Granted, I have more resolve and determination than most, so I'm willing to endure more pain and work harder at recover than is expected of the typical "post-op" victi . . . err, I mean patient, not including the fact that simple knee surgeries require less specialized equipment to re-strengthen than more "sophisticated" injuries, I could probably make a full recover regardless of any intervention by "professionals." With that said, I respect my surgeons, and even though they are business partners in the PT facilities they recommend (I can't blame them for that!), I do my best to fulfill their prescription for my recover, even if it means paying money to do leg lifts on a table in a brand-spanking-new high-dollar facility.
That's where I was last Friday as I entered the PT place. I was immediately on guard, looking for ANY reason to find fault in the entire process (can you blame ME?) Although I didn't mention it in my previous blog, I was quickly unimpressed with the office staff. Not only were they not very friendly, they were too casual to pass for professional, offering vague instructions regarding the whole check-in-I-need-to-see-your-insurance-card process. They then proceeded to make fun of my checks, purple ones that I seldom used. The check was somewhat wrinkled and had a few coffee stains on it from riding in the console of my car. Had they and I had any emotional investment, I would have passed their rollicking as friendly persiflage, but as the entire staff got a laugh at my expense, and the woman processed my check like she was holding the ebola virus, complete with disgusted look on my face, I felt angered. In ensured everyone behind the counter, quite hyperbolically, that I was confident the banks would still acknowledge the paper voucher with my signature on it. "Did you change the oil with this check," she asked from behind the counter. I answered indignantly and facetiously among the crowded waiting room, "Well, you know, when it's all you've got . . . ."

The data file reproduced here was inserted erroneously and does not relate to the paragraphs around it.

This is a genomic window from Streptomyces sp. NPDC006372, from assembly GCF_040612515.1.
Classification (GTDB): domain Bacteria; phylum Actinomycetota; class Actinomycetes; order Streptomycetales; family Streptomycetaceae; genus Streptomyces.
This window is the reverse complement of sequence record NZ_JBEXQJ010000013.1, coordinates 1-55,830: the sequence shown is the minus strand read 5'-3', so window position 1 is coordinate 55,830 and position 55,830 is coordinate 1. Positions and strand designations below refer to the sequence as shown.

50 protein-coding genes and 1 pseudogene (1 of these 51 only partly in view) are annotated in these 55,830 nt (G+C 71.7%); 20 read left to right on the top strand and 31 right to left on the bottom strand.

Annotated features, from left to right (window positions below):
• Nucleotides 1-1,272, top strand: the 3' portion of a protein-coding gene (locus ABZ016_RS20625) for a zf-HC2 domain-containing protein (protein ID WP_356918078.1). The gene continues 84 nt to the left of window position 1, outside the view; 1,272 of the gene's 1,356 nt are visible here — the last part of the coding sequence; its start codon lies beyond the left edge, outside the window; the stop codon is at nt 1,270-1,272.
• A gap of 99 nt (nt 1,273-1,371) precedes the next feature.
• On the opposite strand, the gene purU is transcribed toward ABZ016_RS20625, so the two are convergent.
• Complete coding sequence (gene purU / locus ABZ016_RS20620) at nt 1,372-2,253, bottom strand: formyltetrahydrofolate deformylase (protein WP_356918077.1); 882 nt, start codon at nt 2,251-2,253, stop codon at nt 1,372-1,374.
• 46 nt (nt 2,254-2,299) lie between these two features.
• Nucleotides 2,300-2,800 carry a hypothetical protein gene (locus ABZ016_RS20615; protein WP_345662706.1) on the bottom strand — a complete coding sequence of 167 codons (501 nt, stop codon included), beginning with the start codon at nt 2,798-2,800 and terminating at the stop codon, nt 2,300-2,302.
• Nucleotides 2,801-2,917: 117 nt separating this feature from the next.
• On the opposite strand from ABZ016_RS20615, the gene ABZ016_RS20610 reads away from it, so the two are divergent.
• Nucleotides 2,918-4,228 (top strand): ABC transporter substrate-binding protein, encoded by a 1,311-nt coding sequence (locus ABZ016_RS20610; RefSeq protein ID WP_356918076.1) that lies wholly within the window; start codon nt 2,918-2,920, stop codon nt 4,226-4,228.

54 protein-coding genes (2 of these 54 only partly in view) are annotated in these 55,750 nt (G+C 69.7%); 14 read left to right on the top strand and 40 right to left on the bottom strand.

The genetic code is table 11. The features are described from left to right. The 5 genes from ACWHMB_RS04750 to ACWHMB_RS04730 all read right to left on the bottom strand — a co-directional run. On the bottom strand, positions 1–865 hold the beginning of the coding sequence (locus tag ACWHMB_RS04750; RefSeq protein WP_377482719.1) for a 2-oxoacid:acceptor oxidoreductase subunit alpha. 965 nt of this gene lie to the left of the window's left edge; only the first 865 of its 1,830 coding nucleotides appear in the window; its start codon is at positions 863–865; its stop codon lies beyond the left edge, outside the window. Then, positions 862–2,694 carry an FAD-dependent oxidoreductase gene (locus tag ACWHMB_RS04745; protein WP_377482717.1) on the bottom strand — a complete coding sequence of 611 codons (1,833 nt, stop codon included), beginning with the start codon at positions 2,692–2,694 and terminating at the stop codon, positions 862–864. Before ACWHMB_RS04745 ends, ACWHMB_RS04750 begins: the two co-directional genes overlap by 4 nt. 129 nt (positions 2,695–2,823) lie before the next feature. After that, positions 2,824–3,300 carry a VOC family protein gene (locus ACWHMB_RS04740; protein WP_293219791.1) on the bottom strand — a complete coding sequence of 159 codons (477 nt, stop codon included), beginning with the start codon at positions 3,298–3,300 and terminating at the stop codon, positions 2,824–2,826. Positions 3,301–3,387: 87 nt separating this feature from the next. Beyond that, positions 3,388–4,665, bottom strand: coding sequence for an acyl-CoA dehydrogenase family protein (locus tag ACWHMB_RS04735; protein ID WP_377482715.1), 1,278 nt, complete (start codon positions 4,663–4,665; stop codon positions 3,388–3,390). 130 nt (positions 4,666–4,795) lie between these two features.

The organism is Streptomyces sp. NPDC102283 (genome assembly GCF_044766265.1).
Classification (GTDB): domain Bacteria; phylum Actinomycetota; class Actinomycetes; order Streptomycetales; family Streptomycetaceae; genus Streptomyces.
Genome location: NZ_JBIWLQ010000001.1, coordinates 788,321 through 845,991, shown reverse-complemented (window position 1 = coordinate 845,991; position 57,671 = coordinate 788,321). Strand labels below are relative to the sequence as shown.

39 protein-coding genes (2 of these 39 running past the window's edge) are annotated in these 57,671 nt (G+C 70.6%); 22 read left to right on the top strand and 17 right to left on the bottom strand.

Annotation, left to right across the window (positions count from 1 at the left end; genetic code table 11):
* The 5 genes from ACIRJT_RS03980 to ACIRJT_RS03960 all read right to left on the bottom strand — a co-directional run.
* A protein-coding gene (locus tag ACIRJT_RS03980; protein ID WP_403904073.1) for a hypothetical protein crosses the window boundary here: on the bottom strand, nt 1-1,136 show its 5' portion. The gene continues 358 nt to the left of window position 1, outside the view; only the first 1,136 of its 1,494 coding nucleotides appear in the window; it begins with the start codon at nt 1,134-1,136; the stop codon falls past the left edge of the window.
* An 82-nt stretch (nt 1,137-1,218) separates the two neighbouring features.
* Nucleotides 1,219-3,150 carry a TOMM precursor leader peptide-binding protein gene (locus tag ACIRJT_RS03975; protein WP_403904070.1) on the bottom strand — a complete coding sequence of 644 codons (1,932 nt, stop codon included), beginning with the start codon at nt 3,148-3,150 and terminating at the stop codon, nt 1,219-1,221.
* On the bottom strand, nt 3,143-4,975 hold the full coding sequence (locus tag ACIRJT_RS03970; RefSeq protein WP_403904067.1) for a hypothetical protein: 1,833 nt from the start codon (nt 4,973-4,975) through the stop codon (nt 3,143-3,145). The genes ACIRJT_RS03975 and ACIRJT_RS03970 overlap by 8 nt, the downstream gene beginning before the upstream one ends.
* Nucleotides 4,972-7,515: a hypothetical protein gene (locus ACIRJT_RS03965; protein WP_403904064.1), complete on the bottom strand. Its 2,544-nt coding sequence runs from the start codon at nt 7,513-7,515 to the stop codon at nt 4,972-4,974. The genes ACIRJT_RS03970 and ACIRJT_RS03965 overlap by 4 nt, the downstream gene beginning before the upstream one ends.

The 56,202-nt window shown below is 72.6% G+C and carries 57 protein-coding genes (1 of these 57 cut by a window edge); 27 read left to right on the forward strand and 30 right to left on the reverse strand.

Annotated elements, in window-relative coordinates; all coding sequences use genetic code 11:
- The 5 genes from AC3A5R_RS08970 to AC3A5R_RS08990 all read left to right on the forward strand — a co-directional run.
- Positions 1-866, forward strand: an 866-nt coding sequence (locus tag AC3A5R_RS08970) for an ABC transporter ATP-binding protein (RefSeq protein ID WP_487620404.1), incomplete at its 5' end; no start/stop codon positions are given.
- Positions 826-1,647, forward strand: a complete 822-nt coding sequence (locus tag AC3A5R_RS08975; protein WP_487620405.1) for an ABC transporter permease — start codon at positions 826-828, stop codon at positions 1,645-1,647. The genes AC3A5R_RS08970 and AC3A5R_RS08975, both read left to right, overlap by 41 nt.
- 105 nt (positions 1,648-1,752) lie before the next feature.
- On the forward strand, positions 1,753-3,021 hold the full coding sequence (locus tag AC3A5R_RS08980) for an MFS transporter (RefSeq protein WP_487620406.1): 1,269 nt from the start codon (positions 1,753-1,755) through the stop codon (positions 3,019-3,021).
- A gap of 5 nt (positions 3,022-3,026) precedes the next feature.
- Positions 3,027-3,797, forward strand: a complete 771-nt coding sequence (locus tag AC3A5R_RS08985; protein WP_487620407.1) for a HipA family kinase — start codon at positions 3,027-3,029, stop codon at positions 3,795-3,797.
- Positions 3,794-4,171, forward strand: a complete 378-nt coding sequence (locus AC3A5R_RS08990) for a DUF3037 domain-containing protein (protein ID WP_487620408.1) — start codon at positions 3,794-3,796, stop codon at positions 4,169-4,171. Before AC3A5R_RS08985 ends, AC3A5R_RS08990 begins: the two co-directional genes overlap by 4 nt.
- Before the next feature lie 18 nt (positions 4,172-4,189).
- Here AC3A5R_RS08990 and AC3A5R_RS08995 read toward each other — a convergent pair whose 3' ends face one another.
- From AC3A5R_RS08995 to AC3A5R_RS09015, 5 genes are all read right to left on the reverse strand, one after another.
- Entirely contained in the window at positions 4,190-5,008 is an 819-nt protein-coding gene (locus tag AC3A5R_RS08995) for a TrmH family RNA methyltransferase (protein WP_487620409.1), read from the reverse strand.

Things were NOT going well. I only hoped the therapist could redeeem her office staff.
She absolutely did.
I had a wonderful therapy session, and I am STILL impressed with Katie. Read the other blog to see why. But that brings us to today.
As I checked out last Friday, I discussed the full schedule of my future visits with the "check hater." Tuesdays and Fridays would not work for me because of Friday Night Football (all caps.) We decided, together, verbally, out loud, vocally, with a witness, that I would come every Tuesday and Thursday for the next 4 weeks either at 4:45 or 5:00. As I was writing all this down, simply because that's how thorough I am, another office staff member said deigningly, "Oh, she'll print that all out for you!" I knew she didn't like my purple checks either. I assured her that a duplicate copy of a Tuesday/Thursday schedule wouldn't hurt anyone. I think my grin came off as sincere. I was handed a piece of paper that had the dates of my future appointments. I say many calender dates: 10/7/08 10/x/08 . . . . The computer program had a row an column for seemingly everything. Nowhere was there a column for "Day of the Week," however there was a column for "Length" of therepy session. 15 minutes filled every row. Before I left, I was reminded of the $25 dollar fee for any appointment that is not cancelled at least a day in advance. "No problem," I thought. "Tuesdays and Thursdays, like we agreed. Show up at 4:45." I've GOT it.
Since that first day, last Friday, I have actually been looking for this 2nd session on Tuesday, today. Although I had been making great progress on my own over the weekend, my quads seemed unnecessarily soar, and I was anxious to ask Katie, the expert, if I was pushing it too hard. Since I arrived at the facility 15 minutes early, as I am wont to do (character flaw), I decided to check the voice mails on my cell phone, something I am NOT wont to do. As I sat in th parking lot of the PT place, I listened to a voice mail from Monday, yesterday, at 5:16. It was from the PT people: